Stay Clear of Virgin Galactic Stock as It Prepares to Return to Earth

Virgin Galactic (NYSE:SPCE) stock has had a bumpy ride lately. Of course, this has been the case with other growth stocks, as the markets have come under pressure.

Virgin Galactic (SPCE) banner hanging on the New York Stock Exchange building to celebrate its IPO.
Source: Christopher Penler /

In early February, SPCE stock hit a high of $57. But as of now, the shares are around $29 and the market capitalization is $6.7 billion.

Founded in 2004, Virgin Galactic is focused on space tourism. The mastermind of this company is Sir Richard Branson, who is a legendary entrepreneur with a knack for upending industries. Virgin Galactic might be the most ambitious yet.

With the recent weakness in SPCE stock, might now be a time to consider a purchase? Well, let’s take a look.

Background on the Company

Virgin Galactic has built a fully integrated platform. For instance, the company has developed innovative propulsion systems that allow for higher performance at lower cost. This technology may ultimately be another revenue stream.

As for the space tourism business, Virgin Galactic’s spacecraft will be able to transport people to about 50,000 feet, enabling the craft to glide in space. To do this, the customers will need to take three days of training. Oh, and as for the ticket cost, it is anywhere from $200,000 to $300,000 per person.

The market for space tourism does look large. Let’s face it, there are many rich people in the world who are looking for exciting experiences.

According to research from Credit Suisse (NYSE:CS), there are roughly 2 million people with a net worth of over $10 million. Virgin Galactic has about 600 “Future Astronauts” who already have signed up.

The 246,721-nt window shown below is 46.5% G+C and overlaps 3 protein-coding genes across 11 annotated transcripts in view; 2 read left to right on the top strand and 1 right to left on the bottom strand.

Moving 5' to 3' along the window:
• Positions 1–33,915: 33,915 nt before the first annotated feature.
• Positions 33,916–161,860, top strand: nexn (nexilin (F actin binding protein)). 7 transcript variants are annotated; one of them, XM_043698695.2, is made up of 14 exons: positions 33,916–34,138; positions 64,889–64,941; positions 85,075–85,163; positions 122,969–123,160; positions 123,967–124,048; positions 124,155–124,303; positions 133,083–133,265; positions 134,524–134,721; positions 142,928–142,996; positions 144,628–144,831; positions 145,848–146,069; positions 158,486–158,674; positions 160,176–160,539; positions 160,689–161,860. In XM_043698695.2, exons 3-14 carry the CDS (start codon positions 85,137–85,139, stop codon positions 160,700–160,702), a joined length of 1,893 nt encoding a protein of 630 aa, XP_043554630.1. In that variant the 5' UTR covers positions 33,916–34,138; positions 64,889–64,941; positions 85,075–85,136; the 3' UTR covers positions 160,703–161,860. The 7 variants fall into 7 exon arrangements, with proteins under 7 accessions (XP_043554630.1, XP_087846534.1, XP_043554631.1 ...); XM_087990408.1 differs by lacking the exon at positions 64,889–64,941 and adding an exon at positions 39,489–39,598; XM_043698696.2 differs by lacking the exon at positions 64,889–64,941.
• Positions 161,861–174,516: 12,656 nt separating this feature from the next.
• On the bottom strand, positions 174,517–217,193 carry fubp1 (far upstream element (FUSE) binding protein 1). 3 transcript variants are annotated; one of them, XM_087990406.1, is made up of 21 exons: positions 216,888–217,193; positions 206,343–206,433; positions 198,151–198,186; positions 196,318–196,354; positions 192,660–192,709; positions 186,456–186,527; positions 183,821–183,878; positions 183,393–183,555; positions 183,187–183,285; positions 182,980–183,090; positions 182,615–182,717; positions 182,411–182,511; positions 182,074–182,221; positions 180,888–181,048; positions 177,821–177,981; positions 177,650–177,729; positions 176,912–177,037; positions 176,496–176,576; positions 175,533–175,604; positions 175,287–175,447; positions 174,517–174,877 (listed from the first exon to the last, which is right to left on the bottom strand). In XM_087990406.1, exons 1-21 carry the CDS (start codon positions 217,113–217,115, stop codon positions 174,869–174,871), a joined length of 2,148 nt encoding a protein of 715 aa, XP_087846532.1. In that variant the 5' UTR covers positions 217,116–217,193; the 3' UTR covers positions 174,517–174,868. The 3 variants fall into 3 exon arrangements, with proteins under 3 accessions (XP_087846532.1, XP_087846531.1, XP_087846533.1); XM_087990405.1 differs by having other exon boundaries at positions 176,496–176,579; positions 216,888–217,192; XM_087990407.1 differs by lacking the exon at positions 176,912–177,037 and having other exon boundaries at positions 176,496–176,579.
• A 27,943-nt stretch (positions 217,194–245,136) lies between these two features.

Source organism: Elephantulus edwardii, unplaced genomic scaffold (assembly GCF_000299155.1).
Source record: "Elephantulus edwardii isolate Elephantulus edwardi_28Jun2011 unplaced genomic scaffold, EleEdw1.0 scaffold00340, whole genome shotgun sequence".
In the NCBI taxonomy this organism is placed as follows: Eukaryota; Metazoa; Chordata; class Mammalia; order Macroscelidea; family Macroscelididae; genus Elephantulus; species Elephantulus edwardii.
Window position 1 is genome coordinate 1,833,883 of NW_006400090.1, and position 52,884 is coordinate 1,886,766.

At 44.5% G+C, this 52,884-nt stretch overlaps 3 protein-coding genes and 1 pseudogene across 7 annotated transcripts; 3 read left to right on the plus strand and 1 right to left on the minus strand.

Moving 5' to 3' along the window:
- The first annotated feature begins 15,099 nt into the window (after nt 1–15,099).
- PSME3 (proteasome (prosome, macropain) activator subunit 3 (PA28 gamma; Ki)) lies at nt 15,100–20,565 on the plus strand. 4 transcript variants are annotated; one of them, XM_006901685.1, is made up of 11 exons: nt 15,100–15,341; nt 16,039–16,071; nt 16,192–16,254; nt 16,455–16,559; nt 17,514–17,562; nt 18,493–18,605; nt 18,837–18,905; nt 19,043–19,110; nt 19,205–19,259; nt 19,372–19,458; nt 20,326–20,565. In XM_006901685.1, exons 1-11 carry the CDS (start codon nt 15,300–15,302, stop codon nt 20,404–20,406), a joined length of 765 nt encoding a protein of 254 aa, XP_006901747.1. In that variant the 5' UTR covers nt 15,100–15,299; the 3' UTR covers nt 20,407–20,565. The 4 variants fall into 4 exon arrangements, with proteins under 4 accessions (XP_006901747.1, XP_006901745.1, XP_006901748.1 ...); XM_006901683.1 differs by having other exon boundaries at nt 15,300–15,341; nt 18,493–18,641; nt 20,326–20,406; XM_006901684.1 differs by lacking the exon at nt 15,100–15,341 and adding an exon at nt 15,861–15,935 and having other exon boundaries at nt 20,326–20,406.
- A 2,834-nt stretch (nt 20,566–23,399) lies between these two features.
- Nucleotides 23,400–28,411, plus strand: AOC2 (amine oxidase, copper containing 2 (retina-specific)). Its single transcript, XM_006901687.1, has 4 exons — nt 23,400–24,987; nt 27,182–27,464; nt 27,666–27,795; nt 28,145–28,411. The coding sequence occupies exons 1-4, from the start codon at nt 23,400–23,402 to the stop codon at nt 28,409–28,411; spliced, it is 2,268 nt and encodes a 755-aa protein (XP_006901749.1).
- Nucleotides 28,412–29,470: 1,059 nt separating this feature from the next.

A study from UBS (NYSE:UBS) estimates space tourism spending will reach a whopping $38 billion by 2030.

The Risks

Even with the innovation and heavy investments, Virgin Galactic has suffered from myriad delays. Part of this has been due to the impact of the novel coronavirus. But there is also the fact that space flight is extremely complicated and risky.

For example, during a test flight in December, the rocket motor did not fire because the ignition sequence failed. Fortunately, the pilots were able to have a safe landing.

In light of all this, it should be no surprise that Virgin Galactic recently pushed the testing of flights to May. Because of this, it seems that customers will not be able to have flights until early next year.

This raises a question: Given the challenges, can Virgin Galactic truly scale its operations and get enough revenues to justify the current valuation? It’s really tough to tell. But with the ongoing delays, it is far from a guarantee.

Bottom Line on SPCE Stock

Chamath Palihapitiya, who is a former executive at Facebook (NASDAQ:FB) and a top Silicon Valley venture capitalist, was the person who structured the special purpose acquisition company (SPAC ) for Virgin Galactic.

The success of the deal helped spur the surge in SPACs as a vehicle for red-hot growth companies.

Interestingly enough, Palihapitiya recently sold his personal stake in the company (although, he owns 15.8% of the shares indirectly through Social Capital Hedosophia Holdings).

He wants to make a mega-investment to fight climate change.

Regardless of the reason, the move is definitely a red flag. The huge unloading of shares certainly implies that there is less interest in the potential for SPCE stock.

Now in the near-term, there could easily be gains, so long as the growth-trade gets back on track (growth stocks also look oversold right now). But until there are commercial flights, there may still not be any meaningful catalysts – and this could put cap on SPCE stock gains.

On the date of publication, Tom Taulli did not have (either directly or indirectly) any positions in any of the securities mentioned in this article.

Tom Taulli (@ttaulli) is the author of various books on investing and technology, including Artificial Intelligence Basics, High-Profit IPO Strategies and All About Short Selling.  He is also the founder of WebIPO, which was one of the first platforms for public offerings during the 1990s.

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